Ms. Dora Benedek, Mr. Edward R Gemayel, Mr. Abdelhak S Senhadji, and Alexander F. Tieman
The COVID-19 pandemic hit countries’ development agendas hard. The ensuing recession has pushed millions into extreme poverty and has shrunk government resources available for spending on achieving the United Nations Sustainable Development Goals (SDGs). This Staff Discussion Note assesses the current state of play on funding SDGs in five key development areas: education, health, roads, electricity, and water and sanitation, using a newly developed dynamic macroeconomic framework.
Vitor Gaspar, Mr. Maurice Obstfeld, Ms. Ratna Sahay, Mr. Douglas Laxton, Mr. Dennis P Botman, Kevin Clinton, Mr. Romain A Duval, Kotaro Ishi, Zoltan Jakab, Laura Jaramillo, Mr. Constant A Lonkeng Ngouana, Mr. Tommaso Mancini Griffoli, Mr. Joannes Mongardini, Susanna Mursula, Erlend Nier, Ms. Yulia Ustyugova, Hou Wang, and Mr. Oliver Wuensch
The recovery in GDP growth since the global financial crisis has been halting and weak. Concern is widespread that countercyclical policies have run out of space or lack the power to raise growth or deal with the next negative shock. This note argues that room exists for effective policies and that it should be used if appropriate. The most promising route involves a comprehensive, consistent, and coordinated approach to policy making. Comprehensive policy actions within a country exploit synergies, making the whole greater than the sum of parts. Consistent policy frameworks anchor long-term expectations while allowing decisive short- to medium-term accommodation whenever necessary. Coordinated policies across major economies amplify the helpful effects of individual policy actions through positive cross-border spillovers. The findings of this paper indicate that policy coordination adds particular value if the current approach falls short of reviving growth, or in the event of a further downward shock.
Mr. Thomas F Alexander, Ms. Claudia H Dziobek, Mr. Marco Marini, Eric Metreau, and Mr. Michael Stanger
To derive real GDP, the System of National Accounts 2008 (2008 SNA) recommends a technique called double deflation. Some countries use single deflation techniques, which fail to capture important relative price changes and introduce estimation errors in official GDP growth. We simulate the effects of single deflation to the GDP data of eight countries that use double deflation. We find that errors due to single deflation can be significant, but their magnitude and direction are not systematic over time and across countries. We conclude that countries still using single deflation should move to double deflation.
Mr. Tommaso Mancini Griffoli, Mr. Maria Soledad Martinez Peria, Mr. Itai Agur, Mr. Anil Ari, Mr. John Kiff, Ms. Adina Popescu, and Ms. Celine Rochon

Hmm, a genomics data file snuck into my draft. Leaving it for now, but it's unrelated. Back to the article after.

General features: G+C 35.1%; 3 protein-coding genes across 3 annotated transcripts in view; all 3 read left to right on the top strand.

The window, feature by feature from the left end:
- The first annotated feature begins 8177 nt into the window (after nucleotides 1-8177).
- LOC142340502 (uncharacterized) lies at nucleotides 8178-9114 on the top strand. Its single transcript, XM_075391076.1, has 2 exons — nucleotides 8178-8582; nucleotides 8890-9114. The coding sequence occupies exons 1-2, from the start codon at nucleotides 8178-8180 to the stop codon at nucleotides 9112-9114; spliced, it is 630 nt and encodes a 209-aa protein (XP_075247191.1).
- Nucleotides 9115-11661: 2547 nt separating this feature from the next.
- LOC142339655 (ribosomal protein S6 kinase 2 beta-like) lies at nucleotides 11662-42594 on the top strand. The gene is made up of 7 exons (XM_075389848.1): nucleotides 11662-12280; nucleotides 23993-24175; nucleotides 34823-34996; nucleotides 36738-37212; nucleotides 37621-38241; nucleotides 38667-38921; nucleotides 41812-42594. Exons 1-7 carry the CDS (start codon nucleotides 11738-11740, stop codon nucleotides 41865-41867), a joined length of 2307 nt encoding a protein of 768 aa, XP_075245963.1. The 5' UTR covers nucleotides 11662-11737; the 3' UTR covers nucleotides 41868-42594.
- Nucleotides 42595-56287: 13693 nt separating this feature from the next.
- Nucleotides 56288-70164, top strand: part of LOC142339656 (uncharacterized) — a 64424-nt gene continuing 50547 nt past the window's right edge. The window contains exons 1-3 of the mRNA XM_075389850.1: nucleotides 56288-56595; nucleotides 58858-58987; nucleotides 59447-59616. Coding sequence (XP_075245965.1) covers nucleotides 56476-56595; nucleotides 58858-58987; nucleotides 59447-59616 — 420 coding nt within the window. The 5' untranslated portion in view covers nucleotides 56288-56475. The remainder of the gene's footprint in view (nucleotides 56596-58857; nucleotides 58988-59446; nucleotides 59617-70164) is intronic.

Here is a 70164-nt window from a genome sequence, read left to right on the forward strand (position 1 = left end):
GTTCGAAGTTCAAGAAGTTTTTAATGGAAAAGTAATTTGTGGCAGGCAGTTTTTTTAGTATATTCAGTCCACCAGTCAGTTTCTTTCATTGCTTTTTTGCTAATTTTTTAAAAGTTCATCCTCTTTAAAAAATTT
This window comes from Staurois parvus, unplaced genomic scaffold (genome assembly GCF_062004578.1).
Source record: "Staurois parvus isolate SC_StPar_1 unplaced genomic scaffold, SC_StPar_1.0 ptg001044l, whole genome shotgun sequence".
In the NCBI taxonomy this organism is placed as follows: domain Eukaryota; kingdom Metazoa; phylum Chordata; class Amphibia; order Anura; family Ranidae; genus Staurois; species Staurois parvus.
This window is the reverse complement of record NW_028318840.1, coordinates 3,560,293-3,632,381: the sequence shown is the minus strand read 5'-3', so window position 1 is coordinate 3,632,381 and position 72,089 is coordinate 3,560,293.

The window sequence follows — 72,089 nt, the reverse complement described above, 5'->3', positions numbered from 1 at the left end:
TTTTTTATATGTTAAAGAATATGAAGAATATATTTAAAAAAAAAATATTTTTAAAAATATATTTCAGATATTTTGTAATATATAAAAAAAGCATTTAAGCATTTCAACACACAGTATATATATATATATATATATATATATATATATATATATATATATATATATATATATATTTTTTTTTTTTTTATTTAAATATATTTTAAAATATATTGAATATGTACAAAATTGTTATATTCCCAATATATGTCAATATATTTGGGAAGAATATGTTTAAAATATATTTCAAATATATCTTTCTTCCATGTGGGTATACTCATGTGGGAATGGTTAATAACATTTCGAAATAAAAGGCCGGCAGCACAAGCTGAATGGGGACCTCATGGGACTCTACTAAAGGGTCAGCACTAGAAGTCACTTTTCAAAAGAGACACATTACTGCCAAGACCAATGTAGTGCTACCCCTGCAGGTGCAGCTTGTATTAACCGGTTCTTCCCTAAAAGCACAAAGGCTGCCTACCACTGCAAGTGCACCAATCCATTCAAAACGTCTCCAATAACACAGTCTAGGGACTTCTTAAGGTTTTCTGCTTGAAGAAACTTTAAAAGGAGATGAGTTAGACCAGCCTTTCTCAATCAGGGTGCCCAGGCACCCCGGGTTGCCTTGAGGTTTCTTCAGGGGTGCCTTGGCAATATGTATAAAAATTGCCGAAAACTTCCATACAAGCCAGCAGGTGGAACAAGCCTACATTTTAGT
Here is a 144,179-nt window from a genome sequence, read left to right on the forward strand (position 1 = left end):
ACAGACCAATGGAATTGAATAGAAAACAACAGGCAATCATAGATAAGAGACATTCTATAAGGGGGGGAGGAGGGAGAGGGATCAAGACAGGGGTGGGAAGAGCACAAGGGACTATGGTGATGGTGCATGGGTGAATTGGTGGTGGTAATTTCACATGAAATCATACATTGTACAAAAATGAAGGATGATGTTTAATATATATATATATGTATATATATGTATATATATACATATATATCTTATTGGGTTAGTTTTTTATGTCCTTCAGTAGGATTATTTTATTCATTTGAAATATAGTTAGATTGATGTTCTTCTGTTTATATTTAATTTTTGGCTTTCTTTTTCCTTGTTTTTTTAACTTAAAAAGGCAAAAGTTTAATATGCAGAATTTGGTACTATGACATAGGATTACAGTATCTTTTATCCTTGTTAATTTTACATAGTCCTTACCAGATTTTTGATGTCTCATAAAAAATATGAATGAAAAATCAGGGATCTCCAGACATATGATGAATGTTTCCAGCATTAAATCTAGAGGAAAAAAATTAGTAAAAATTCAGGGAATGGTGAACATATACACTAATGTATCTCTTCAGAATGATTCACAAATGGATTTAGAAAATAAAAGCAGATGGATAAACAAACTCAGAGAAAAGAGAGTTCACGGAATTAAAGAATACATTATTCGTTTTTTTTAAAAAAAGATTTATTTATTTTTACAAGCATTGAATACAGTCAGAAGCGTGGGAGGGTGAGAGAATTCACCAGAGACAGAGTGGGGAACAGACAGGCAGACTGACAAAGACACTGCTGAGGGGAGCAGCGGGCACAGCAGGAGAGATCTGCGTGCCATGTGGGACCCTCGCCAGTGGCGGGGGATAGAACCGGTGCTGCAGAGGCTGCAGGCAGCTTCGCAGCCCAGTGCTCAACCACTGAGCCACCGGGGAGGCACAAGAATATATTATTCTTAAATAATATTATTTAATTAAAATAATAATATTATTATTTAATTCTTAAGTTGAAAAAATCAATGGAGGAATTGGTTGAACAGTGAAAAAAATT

Digitalization is reshaping economic activity, shrinking the role of cash, and spurring new digital forms of money. Central banks have been pondering wheter and how to adapt. One possibility is central bank digital currency (CBDC)-- a widely accessible digital form of fiat money that could be legal tender. This discussion note proposes a conceptual framework to assess the case for CBDC adoption from the perspective of users and central banks. It discusses possible CBDC designs, and explores potential benefits and costs, with a focus on the impact on monetary policy, financial stability, and integrity. This note also surveys research and pilot studies on CBDC by central banks around the world.
Mr. Benedict J. Clements, Mr. Kamil Dybczak, Vitor Gaspar, Mr. Sanjeev Gupta, and Mauricio Soto
This Staff Discussion Note looks at the stark fiscal challenges posed by the decline and aging of populations between now and 2100. It finds that without reforms, pensions and health spending would rise to 25 percent of GDP by end-century in more developed countries (and 16 percent of GDP in less developed countries), with potentially dire fiscal consequences. Given the uncertainty underlying the population projections and associated large fiscal risks, a multi-pronged approach will be required. This could include entitlement reform—starting now but at a gradual pace; policies that affect demographics and labor markets; and better tax systems and more efficient public expenditure.
Mr. Dong He, Mr. Karl F Habermeier, Mr. Ross B Leckow, Mr. Vikram Haksar, Ms. Yasmin Almeida, Ms. Mikari Kashima, Mr. Nadim Kyriakos-Saad, Ms. Hiroko Oura, Tahsin Saadi Sedik, Natalia Stetsenko, and Ms. Concha Verdugo Yepes
New technologies are driving transformational changes in the global financial system. Virtual currencies (VCs) and the underlying distributed ledger systems are among these. VCs offer many potential benefits, but also considerable risks. VCs could raise efficiency and in the long run strengthen financial inclusion. At the same time, VCs could be potential vehicles for money laundering, terrorist financing, tax evasion and fraud. While risks to the conduct of monetary policy seem less likely to arise at this stage given the very small scale of VCs, risks to financial stability may eventually emerge as the new technologies become more widely used. National authorities have begun to address these challenges and will need to calibrate regulation in a manner that appropriately addresses the risks without stifling innovation. As experience is gained, international standards and best practices could be considered to provide guidance on the most appropriate regulatory responses in different fields, thereby promoting harmonization and cooperation across jurisdictions.